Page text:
Cairo - As worries mount about food shortages due to the ongoing Russia-Ukraine conflict, Egypt - the world's largest importer of wheat - says it is preparing a series of agricultural projects to help curb food imports and provide increasingly for the domestic market in a sustainable fashion. The projects, which are part of the Egyptian government's efforts to improve agricultural output by 2030, have been in development for several years.
Egyptian leaders recently announced the country is in the process of developing a series of agricultural projects that will increase domestic output and decrease reliance on imports of foreign agricultural products.
At the inauguration one of the new projects, President Abdel Fattah el-Sissi said water usage is a major issue in increasing production, but he said the government has found solutions to the problem.
El-Sissi said Egypt is getting the water from several main sources: some water is coming from wells, while some is coming from agricultural treatment plants that will purify the water according to WHO standards. None of the water for this project is coming from the Nile River, he added.
The project director, Bahaa el Ghannam, said that it will be carried out in four phases, noting that a special focus is being put on wheat production, given projected international wheat shortages due to the Russia-Ukraine conflict.
He said that Egypt imported $8 billion worth of wheat, corn, and soybeans in 2021 but that the agricultural projects being developed will help reduce imports and alleviate any crisis resulting from the Russia-Ukraine conflict or COVID-19. Wheat cultivation, he added, is due to increase from 40,000 acres this year to 120,000 in 2023.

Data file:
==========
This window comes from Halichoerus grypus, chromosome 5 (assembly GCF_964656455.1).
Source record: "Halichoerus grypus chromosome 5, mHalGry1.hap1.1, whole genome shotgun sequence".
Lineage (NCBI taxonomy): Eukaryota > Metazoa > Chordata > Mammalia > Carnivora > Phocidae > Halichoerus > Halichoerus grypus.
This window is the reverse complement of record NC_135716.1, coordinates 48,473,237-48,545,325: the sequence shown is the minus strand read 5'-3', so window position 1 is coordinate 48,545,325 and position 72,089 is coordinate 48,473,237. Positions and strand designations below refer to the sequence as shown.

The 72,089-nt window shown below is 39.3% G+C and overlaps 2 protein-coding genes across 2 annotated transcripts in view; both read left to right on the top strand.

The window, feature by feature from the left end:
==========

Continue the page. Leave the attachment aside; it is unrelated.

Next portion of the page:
Egyptian political sociologist Said Sadek told VOA Egypt will 'overcome wheat shortages by producing more wheat and diversifying its imports,' but that there could be potential problems in 2023 'if the Ukraine conflict continues and climate change affects wheat producing countries.'
Sadek pointed out that some North African countries like Algeria 'buy their wheat from Russia,' and are 'less likely to have a shortage.' Morocco, on the other hand, he said, 'is having climate problems,' which 'could affect production.'
Ahmed Abou Yezid, a professor at Ain Shams University's agricultural college, told Egyptian TV the government is 'implementing a strategy of developing all the infrastructure for the new agricultural projects, including water and electricity.'
Saudi-owned al Arabiya TV reported that the new Dabaa agricultural project located between Giza and Alexandria will increase cultivation of wheat, potatoes, sunflower oil, sugar beets, along with other vegetables.
Paul Sullivan, a Middle East analyst at the Atlantic Council, said countries like Egypt could conceivably increase production.
'There is always hope for increasing agricultural output but it would be best to have land- and water-efficient crops," he said. "Hybrid varieties that can prosper in hotter and drier weather would also help.'
Sullivan argues that the Egyptian government 'will do what it can to alleviate any shortages, but that may not keep food inflation at bay given the world's wheat situation.' He blamed Russia for preventing 'wheat from leaving Ukraine and the Black Sea [as] the main culprit for wheat prices and shortages in the world.'